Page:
A man who received money from former Justice Minister Katsuyuki Kawai to support his wife's election campaign told prosecutors he had been tasked with winning votes for her from supporters of an incumbent lawmaker, sources close to the matter said Wednesday.

The man was paid around 960,000 yen ($9,000) by Kawai, 57, to support the campaign of his wife Anri in an upper house election last summer.

In the election, the Liberal Democratic Party had fought for two seats in the Hiroshima constituency by backing both Anri Kawai, 46, and the veteran incumbent lawmaker, Kensei Mizote.

During voluntary questioning by the Hiroshima District Public Prosecutors Office, the man said he called on several local assembly members close to Mizote and asked them to collect votes for Anri. The man reported details of these meetings to Katsuyuki Kawai via the messaging app Line.

(Combined photo shows Katsuyuki Kawai (R) and Anri Kawai)

The prosecutors plans to establish a case against the former minister for handing out money to local assembly members in Hiroshima Prefecture and others in alleged vote buying for his wife in violation of the Public Offices Election Law.

The prosecutors are also considering establishing a case against Anri, who was elected a member of the House of Councillors for the first time last July.

According to the sources, Katsuyuki Kawai requested support from the old acquaintance in early June last year, around one month before the start of the election campaign. The man was later handed an envelope containing 100,000 yen in cash.

As campaigning was prohibited before the official start, the man told several local assembly members close to Mizote that Anri was willing to run as a female representative.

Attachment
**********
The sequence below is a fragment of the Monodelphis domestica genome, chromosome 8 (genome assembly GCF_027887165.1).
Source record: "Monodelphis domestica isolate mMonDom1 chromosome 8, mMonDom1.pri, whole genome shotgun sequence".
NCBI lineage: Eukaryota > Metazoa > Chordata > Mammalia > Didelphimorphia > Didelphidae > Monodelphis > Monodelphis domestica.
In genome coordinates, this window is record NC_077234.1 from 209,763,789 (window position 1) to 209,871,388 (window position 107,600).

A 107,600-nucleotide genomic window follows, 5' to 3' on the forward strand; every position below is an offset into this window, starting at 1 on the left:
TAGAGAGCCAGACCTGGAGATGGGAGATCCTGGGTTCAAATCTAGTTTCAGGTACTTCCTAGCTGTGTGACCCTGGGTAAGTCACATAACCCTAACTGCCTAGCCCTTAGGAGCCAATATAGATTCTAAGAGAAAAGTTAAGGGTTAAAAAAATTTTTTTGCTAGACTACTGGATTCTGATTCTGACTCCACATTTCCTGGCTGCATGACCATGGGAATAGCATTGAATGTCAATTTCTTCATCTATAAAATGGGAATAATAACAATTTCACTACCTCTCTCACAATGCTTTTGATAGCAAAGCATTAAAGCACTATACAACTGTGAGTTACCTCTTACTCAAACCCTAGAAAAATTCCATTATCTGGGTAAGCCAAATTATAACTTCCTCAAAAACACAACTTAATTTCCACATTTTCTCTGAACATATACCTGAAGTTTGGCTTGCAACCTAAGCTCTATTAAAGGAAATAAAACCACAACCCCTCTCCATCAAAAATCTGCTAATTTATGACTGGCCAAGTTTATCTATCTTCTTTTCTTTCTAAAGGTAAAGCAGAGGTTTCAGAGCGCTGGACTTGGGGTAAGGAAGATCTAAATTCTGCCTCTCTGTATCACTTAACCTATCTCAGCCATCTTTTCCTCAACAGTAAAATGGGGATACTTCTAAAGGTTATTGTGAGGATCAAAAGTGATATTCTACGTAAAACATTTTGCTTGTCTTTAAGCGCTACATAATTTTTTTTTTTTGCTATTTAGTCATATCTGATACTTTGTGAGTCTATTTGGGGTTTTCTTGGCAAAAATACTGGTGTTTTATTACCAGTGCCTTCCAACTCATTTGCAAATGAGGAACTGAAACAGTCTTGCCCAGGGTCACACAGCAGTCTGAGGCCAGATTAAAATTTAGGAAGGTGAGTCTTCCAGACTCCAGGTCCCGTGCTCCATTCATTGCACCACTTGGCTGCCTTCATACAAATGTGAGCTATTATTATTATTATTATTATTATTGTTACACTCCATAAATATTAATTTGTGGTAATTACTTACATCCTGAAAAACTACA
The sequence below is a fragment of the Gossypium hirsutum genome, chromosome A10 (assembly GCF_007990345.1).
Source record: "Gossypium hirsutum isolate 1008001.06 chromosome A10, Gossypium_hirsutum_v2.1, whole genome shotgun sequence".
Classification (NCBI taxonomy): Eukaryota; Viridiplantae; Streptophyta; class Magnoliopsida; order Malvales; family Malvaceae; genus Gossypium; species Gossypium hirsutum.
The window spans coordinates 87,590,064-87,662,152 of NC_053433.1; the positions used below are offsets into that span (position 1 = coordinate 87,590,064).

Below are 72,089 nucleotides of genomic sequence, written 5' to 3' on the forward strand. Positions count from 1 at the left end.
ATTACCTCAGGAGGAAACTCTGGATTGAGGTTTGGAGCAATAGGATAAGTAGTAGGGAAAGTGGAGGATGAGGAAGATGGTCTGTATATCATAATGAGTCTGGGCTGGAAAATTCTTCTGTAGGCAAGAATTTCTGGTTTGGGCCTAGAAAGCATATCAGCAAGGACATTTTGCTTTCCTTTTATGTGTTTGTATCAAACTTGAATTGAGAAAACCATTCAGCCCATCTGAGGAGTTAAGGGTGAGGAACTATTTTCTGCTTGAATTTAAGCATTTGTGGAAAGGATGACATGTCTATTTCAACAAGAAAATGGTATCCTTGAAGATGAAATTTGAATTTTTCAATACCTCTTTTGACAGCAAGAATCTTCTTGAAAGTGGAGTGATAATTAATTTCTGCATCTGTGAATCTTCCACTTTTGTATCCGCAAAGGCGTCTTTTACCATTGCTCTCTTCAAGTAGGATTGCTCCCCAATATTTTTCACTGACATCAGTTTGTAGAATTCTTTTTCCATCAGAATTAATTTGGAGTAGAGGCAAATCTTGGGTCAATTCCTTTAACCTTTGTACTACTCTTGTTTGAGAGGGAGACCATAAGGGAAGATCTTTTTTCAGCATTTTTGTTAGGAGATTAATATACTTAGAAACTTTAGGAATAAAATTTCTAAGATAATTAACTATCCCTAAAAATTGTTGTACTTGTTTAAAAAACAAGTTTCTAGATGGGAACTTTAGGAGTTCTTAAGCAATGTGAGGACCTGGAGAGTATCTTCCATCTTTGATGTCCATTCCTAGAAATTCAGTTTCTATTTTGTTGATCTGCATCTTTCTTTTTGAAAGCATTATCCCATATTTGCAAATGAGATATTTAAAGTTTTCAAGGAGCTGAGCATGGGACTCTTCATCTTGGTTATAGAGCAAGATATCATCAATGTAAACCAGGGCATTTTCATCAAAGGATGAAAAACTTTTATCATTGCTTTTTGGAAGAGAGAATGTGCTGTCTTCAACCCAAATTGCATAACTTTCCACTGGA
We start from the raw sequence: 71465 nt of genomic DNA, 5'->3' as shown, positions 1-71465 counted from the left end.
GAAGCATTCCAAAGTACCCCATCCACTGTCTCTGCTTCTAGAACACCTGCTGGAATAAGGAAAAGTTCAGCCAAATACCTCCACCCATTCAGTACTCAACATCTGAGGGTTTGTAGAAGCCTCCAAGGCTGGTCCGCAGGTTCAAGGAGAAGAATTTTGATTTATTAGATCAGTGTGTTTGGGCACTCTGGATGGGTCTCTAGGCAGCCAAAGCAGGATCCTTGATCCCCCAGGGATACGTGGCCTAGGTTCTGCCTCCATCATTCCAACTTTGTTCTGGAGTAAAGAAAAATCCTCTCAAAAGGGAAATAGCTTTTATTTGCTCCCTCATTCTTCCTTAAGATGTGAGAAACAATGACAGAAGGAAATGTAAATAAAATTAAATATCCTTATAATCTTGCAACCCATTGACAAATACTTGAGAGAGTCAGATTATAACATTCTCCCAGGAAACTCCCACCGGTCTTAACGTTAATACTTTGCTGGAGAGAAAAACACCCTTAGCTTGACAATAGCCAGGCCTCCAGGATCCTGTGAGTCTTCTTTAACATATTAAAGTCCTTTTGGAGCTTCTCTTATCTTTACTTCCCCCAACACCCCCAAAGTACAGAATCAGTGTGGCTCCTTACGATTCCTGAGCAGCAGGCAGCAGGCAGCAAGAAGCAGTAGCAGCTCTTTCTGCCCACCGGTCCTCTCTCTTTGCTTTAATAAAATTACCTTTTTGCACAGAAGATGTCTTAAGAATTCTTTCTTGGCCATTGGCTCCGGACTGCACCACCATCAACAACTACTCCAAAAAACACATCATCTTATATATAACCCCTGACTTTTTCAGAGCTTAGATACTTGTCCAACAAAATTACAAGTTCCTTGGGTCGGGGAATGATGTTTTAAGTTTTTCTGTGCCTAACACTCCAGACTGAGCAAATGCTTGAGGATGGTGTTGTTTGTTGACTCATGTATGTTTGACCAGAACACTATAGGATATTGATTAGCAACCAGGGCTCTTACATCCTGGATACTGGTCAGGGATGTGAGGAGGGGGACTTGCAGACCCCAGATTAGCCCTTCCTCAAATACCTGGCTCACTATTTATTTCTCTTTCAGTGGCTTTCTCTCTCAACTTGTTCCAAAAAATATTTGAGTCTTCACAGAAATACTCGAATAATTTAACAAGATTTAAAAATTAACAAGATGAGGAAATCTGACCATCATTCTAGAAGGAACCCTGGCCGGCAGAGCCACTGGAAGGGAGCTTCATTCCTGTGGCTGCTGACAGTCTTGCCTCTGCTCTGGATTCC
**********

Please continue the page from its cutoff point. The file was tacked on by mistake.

After the official campaign began, the man asked them to make Anri their second choice if they felt Mizote was certain to win one of the two seats, and to vote for Anri instead so that she could win the other seat.

Between June and August last year, a total of 860,000 yen was transferred in three installments to an account the man held from the LDP's branch office headed by Anri.

The man told prosecutors that he was aware of the illegality of the act, as being paid for activities that should be done by volunteers constitutes bribery. But he thought that as Katsuyuki Kawai was familiar with elections, there was no need for him to get involved with monetary matters.

Local political circles have been rocked by the investigation. A Hiroshima city assembly member of the LDP, who was questioned by prosecutors on a voluntary basis, on Wednesday denied receiving money from Kawai and said the couple should explain the issue properly to citizens.

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